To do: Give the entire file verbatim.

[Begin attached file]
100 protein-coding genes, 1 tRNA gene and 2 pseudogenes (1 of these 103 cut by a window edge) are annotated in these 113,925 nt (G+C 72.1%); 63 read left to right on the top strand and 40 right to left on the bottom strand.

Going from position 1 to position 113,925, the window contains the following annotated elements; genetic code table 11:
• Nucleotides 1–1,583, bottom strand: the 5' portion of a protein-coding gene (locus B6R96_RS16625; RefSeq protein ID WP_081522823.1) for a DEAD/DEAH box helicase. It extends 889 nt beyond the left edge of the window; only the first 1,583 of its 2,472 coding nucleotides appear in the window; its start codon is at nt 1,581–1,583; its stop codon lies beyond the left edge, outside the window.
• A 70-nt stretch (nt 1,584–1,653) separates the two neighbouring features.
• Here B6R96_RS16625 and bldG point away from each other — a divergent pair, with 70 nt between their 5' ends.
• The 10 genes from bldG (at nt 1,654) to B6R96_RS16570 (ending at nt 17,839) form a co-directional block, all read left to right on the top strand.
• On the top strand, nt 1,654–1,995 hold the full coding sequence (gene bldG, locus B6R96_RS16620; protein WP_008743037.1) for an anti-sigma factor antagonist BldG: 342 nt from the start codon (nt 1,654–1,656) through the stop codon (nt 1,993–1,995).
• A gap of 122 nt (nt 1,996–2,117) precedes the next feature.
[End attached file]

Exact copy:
100 protein-coding genes, 1 tRNA gene and 2 pseudogenes (1 of these 103 cut by a window edge) are annotated in these 113,925 nt (G+C 72.1%); 63 read left to right on the top strand and 40 right to left on the bottom strand.

Going from position 1 to position 113,925, the window contains the following annotated elements; genetic code table 11:
• Nucleotides 1–1,583, bottom strand: the 5' portion of a protein-coding gene (locus B6R96_RS16625; RefSeq protein ID WP_081522823.1) for a DEAD/DEAH box helicase. It extends 889 nt beyond the left edge of the window; only the first 1,583 of its 2,472 coding nucleotides appear in the window; its start codon is at nt 1,581–1,583; its stop codon lies beyond the left edge, outside the window.
• A 70-nt stretch (nt 1,584–1,653) separates the two neighbouring features.
• Here B6R96_RS16625 and bldG point away from each other — a divergent pair, with 70 nt between their 5' ends.
• The 10 genes from bldG (at nt 1,654) to B6R96_RS16570 (ending at nt 17,839) form a co-directional block, all read left to right on the top strand.
• On the top strand, nt 1,654–1,995 hold the full coding sequence (gene bldG, locus B6R96_RS16620; protein WP_008743037.1) for an anti-sigma factor antagonist BldG: 342 nt from the start codon (nt 1,654–1,656) through the stop codon (nt 1,993–1,995).
• A gap of 122 nt (nt 1,996–2,117) precedes the next feature.